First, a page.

For those employers who have been frustrated by the obligation to provide unemploymentbenefits to individuals terminated for misconduct, recent changes in New Jersey law and arecent decision issued by the New Jersey Appellate Division could lower the amount offunds awarded to such undeserving individuals. Silver v. Bd. of Review, 430 N.J. Super. 44(App. Div. 2013) (citing Governor's Conditional Veto Message, S1813, P.L. 2010, c. 37).

The Unemployment Compensation Law, specifically, N.J.S.A. 43:21-5, now includes a new "severe misconduct" provision. Under the current provision, an individual terminated for "gross misconduct" will be permanently disqualified from receiving unemployment benefits until the individual is re-employed for at least eight weeks and earns ten times his or her benefit rate. Id. Termination resulting from "severe misconduct" will result in disqualification from the receipt of benefits until the individual is re-employed for at least four weeks and has earned at least six times his or her weekly benefit rate. Id. Termination resulting from "simple misconduct" will result in an individual being disqualified from receiving benefits for a period of up to eight weeks. Id.

There is a clear distinction between gross misconduct (i.e., the commission of a criminal act in either the first, second, third or fourth degree) and the other tiers of conduct. Despite the intention to bring more clarity to this issue, the Legislature failed to define "severe misconduct," making it more difficult for employers to assert that an employee is disqualified from receiving unemployment insurance benefits. The Appellate Division in Silver and Tarnowski v. Bd. of Review, 2013 WL 3778170 (App. Div. Sept. 9, 2013),attempted to provide guidance on what conduct constitutes severe misconduct. However, the Court only defined "misconduct" and in turn requires an employer to meet a higher burden to prove simple misconduct.

The Facts

In Silver, a former employee appealed a final decision of the Board of Review of the New Jersey Department of Labor, which upheld the Appeal Tribunal's decision to disqualify the former employee from receiving unemployment insurance benefits. Silver, 430 N.J.  Superat 46. The former employee worked as a teacher at a county youth detention facility. Id. She was discharged because over the course of her employment she repeatedly failed tocollect ink pens from her students, which posed a safety risk within the school. On the seventh occurrence, the county youth facility terminated the teacher. Id. at 47. The teacher ultimately appealed her denial of benefits to the Appellate Division, and the Court reversed the Board of Review's decision.

The Court's Decision

The Appellate Division held that "disqualification under N.J.S.A. 43:21-5(b) is warranted only when the employee's conduct that resulted in his or her discharge had the 'ingredients of willfulness, deliberateness and intention.'" Silver, 430 N.J. Super. at 52.The Court noted that, prior to the amendment, previous courts held that misconduct was defined as

an act of wanton or willful disregard of the employer's interest, a deliberate violation of the employer's rules, a disregard of standards of behavior which the employer has the right to expect of his employee, or negligence in such degree or reoccurrence as to manifest culpability, wrongful intent, or evil design, or show an intentional and substantial disregard of the employer's interest or of the employee's duties and obligations to the employer.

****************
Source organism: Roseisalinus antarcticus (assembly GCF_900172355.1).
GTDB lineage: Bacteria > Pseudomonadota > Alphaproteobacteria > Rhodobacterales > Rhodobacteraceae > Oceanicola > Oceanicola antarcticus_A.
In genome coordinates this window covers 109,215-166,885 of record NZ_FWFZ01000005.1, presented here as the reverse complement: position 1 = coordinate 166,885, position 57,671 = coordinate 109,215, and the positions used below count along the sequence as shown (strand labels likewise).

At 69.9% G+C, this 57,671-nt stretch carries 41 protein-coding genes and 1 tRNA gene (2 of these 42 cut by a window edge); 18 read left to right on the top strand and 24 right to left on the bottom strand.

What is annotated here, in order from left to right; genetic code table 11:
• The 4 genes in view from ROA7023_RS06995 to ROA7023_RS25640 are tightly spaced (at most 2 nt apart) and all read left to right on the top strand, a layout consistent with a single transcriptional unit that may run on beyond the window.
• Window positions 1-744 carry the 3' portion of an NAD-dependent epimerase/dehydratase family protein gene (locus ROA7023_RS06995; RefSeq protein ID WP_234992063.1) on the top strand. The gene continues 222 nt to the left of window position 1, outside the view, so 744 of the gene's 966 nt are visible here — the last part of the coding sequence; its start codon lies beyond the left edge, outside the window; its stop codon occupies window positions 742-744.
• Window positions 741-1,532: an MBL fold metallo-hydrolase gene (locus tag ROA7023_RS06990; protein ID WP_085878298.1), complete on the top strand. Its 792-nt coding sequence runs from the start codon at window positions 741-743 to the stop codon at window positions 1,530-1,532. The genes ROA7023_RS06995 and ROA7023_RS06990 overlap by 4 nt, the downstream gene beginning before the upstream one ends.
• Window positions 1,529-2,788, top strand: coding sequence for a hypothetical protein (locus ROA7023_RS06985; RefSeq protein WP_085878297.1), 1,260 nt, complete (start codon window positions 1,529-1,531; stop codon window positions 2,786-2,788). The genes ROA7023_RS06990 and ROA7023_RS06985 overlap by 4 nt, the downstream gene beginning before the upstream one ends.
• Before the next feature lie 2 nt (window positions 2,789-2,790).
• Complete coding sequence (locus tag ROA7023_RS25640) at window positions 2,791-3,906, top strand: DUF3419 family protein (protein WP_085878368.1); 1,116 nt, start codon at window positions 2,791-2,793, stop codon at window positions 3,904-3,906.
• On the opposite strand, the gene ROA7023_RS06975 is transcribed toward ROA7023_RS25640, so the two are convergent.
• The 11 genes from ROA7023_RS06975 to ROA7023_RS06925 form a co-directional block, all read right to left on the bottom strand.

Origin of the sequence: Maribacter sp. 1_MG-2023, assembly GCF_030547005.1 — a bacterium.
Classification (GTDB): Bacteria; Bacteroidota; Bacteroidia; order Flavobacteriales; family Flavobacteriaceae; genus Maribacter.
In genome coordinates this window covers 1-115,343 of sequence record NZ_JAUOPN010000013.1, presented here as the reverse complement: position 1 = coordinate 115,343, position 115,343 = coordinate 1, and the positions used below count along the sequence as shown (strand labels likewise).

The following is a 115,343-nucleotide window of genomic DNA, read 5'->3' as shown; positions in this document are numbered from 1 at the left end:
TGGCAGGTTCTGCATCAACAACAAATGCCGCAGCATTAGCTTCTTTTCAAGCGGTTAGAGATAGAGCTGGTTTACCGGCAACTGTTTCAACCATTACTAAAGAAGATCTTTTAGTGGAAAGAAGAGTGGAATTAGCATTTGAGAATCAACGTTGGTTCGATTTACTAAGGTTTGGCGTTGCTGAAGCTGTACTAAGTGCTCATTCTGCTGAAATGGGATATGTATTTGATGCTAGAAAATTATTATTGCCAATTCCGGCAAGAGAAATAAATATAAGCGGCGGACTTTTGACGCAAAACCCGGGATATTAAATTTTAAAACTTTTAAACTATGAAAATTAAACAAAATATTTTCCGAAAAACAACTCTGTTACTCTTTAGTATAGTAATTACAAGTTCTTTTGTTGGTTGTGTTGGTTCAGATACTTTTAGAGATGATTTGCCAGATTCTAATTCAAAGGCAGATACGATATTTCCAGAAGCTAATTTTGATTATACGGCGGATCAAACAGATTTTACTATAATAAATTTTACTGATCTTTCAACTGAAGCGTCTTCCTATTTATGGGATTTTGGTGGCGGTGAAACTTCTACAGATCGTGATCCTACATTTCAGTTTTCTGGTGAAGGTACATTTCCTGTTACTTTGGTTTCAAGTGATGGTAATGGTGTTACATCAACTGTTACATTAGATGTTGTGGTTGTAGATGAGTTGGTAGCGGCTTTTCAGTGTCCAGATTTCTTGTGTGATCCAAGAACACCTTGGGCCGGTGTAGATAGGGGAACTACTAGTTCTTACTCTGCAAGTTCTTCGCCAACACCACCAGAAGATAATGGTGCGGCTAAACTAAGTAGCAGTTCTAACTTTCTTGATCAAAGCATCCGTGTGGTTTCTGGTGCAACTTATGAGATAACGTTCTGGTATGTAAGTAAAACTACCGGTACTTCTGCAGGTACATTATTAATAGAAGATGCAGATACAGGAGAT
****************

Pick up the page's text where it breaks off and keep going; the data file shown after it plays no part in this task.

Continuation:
Id. at 49 (citing 48 Am.Jur., Social Security, Unemployment Compensation, etc. § 38 at541). The Court reasoned that, based on the progression of case law, which emphasized a demonstration of intentional misconduct on the part of the employee, the definition of misconduct must be more stringent. The Court outlined two prongs to establish misconduct: first, the conduct must be improper, intentional, connected with the work, malicious, and within the employee's control; second, the conduct also must be either a deliberate violation of the employer's rules or a disregard of the standards of behaviour which the employer has the right to expect.

Despite the lack of a statutory or regulatory definition of "severe misconduct," the Court recognized that the statute did provide examples of "severe misconduct," such as repeated lateness or absences and repeated violations of an employer's rule or policy1. However, the Court opined that the examples failed to include the requirement of a demonstration that the employee acted intentionally, deliberately, and with malice. Id. at 55-56. The Court noted that a repetitive violation of a rule, policy1 or standard of conduct might justify a "reasonable inference" that the employee's disregard was deliberate. However, if there is evidence to the contrary, then the individual cannot be deemed to have engaged in misconduct.

In Silver, the teacher demonstrated that, in certain circumstances, she could not comply with the rule regarding the collection of the ink pens and her violation of the county facility's policy was done mistakenly. Because there was no showing of any intentional conduct, the Court reversed the Board of Review's decision.

The Bottom Line

Although the Appellate Division provides clarity to the definition of "misconduct" in the context of unemployment insurance benefits, it is still unclear how the courts and the Department of Labor define "severe misconduct." Hopefully, the Department of Labor will promulgate regulations that clearly define both "simple misconduct" and "severe misconduct." However, in the interim, employers should seek the assistance of legal counsel to ascertain whether an employee should be disqualified from the receipt of unemployment insurance benefits. The list of examples of "severe misconduct" set forth in N.J.S.A. 43:21-5(b) and the Silver test will assist in determining whether an employee's actions rise to the level of "severe misconduct."